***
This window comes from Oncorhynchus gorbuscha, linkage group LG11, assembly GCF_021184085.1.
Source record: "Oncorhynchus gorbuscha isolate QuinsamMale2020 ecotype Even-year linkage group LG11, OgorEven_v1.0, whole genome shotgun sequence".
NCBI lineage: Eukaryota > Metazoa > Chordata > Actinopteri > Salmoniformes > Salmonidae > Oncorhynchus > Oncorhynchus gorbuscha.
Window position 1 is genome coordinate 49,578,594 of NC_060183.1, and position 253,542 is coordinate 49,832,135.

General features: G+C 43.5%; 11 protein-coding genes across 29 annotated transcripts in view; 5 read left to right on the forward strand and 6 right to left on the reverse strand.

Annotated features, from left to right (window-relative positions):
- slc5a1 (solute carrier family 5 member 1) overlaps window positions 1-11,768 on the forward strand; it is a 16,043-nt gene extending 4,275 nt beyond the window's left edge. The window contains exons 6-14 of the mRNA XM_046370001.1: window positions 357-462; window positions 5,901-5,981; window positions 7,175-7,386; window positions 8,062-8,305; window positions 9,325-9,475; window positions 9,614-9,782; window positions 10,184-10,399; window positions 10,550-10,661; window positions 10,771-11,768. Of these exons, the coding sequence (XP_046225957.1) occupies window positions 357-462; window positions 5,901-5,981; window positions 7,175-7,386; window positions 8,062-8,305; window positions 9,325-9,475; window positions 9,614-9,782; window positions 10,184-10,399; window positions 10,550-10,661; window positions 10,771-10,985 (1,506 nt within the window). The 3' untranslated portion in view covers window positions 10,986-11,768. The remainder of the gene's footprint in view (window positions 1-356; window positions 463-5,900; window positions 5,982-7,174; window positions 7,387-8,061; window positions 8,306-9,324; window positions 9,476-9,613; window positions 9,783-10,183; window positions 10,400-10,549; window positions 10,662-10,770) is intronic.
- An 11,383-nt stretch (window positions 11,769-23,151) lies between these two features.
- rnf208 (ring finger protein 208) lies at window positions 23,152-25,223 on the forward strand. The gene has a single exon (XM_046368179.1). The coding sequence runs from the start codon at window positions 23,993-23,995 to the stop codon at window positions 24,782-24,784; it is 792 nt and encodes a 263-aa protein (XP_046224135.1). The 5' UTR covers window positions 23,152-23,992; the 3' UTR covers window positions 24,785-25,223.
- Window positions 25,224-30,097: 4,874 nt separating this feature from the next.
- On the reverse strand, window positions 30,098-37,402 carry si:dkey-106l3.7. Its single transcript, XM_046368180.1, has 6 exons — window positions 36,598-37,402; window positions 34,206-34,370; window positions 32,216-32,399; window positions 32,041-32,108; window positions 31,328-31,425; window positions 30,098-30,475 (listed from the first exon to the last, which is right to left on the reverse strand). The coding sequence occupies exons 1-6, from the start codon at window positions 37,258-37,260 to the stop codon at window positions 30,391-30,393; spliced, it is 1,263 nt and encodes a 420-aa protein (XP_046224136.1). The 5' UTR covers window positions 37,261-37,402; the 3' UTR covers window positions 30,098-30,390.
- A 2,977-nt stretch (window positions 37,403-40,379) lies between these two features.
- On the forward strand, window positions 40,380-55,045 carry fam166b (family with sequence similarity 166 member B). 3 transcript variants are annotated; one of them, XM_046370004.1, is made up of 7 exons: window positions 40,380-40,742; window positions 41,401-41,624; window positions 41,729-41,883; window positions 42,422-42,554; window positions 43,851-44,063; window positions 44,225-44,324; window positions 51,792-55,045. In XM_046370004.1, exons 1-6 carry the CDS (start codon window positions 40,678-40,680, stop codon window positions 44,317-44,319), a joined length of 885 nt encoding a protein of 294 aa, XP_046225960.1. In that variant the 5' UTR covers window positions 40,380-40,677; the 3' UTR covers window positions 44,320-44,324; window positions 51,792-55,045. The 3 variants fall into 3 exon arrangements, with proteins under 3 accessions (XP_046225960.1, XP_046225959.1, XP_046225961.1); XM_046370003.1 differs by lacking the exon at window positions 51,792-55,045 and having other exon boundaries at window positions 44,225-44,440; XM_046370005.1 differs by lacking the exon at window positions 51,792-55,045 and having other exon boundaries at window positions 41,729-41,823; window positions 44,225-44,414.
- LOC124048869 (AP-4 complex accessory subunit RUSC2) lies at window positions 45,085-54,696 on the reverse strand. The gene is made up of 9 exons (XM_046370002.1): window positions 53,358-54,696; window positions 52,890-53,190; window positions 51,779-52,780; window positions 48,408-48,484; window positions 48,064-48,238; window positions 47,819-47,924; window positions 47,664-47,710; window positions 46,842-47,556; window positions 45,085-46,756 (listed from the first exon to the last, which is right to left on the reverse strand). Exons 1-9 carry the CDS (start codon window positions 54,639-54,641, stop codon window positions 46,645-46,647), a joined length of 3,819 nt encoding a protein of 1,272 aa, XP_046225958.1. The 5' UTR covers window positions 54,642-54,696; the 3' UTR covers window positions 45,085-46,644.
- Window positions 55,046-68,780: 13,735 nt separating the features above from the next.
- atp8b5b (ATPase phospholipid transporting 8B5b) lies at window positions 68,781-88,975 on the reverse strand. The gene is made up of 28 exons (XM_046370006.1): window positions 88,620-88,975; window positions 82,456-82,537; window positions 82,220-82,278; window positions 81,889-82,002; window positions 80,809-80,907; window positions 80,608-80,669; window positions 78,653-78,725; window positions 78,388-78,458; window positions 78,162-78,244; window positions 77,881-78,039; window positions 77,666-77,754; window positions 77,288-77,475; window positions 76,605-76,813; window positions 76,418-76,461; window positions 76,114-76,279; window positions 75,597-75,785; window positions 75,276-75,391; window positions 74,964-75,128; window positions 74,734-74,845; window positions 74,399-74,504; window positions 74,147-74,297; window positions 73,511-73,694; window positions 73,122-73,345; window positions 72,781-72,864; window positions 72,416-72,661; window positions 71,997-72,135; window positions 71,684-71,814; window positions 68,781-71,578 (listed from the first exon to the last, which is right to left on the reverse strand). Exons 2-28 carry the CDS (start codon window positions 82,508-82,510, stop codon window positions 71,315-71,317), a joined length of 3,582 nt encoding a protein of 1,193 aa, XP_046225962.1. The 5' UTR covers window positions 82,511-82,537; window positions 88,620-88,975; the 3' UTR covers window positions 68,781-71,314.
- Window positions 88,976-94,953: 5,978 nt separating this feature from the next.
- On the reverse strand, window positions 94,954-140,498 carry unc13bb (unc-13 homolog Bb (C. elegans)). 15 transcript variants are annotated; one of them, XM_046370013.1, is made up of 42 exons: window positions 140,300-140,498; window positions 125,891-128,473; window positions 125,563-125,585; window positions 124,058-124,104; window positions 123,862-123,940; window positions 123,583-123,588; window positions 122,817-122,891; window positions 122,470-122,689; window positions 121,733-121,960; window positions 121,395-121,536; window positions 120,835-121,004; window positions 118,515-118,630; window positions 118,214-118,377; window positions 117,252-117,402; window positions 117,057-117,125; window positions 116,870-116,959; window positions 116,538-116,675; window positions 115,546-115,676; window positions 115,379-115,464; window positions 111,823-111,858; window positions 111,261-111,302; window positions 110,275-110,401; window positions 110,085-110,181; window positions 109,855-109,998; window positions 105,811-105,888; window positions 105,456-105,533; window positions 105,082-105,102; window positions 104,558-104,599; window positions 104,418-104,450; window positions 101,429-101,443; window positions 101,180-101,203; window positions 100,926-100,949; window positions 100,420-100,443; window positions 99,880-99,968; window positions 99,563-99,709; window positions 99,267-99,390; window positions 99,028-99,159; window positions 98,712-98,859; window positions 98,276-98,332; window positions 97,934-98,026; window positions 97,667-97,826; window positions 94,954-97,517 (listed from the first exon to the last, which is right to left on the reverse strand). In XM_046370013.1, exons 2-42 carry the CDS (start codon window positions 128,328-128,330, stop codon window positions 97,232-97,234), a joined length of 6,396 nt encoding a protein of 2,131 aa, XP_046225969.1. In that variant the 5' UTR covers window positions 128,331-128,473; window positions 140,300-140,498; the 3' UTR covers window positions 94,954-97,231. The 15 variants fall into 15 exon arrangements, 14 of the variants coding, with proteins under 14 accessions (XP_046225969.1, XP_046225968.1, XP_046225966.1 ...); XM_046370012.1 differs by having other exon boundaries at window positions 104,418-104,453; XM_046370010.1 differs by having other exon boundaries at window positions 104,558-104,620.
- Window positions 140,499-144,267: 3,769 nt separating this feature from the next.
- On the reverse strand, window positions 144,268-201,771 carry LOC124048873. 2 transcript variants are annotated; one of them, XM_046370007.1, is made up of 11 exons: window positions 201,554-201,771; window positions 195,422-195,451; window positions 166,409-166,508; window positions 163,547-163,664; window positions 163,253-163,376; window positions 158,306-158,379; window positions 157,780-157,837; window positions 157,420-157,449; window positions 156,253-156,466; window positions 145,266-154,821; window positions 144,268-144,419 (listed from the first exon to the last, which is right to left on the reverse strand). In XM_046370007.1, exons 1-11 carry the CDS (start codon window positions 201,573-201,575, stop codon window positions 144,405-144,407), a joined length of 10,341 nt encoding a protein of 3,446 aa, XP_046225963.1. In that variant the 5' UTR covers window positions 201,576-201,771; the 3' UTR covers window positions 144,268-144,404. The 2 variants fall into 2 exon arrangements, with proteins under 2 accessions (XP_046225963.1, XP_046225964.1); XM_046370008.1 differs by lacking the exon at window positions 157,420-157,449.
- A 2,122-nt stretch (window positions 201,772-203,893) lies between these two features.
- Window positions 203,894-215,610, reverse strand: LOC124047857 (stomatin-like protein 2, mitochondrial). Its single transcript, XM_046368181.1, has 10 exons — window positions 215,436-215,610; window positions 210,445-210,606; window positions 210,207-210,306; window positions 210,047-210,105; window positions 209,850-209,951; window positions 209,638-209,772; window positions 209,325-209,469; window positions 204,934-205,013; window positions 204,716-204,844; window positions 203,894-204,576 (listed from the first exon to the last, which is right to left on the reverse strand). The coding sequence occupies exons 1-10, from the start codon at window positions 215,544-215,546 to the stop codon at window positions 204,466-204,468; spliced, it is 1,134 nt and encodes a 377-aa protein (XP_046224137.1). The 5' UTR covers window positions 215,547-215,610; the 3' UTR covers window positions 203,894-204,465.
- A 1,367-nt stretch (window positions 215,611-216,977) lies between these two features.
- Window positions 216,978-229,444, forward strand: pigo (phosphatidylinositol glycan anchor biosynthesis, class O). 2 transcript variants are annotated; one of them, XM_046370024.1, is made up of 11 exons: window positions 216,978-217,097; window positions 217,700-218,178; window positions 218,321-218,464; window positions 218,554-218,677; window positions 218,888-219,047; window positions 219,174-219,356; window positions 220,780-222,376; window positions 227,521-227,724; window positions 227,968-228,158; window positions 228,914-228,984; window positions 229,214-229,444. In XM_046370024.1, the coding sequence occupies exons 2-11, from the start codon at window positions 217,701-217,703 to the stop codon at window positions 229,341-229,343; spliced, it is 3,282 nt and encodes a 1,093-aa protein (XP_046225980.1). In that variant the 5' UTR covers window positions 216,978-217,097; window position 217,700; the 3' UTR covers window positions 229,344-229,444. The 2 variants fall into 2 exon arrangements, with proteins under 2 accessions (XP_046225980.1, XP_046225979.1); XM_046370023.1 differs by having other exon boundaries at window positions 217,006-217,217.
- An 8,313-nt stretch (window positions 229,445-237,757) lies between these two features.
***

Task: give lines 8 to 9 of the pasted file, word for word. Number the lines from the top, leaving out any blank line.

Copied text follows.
- An 11,383-nt stretch (window positions 11,769-23,151) lies between these two features.
- rnf208 (ring finger protein 208) lies at window positions 23,152-25,223 on the forward strand. The gene has a single exon (XM_046368179.1). The coding sequence runs from the start codon at window positions 23,993-23,995 to the stop codon at window positions 24,782-24,784; it is 792 nt and encodes a 263-aa protein (XP_046224135.1). The 5' UTR covers window positions 23,152-23,992; the 3' UTR covers window positions 24,785-25,223.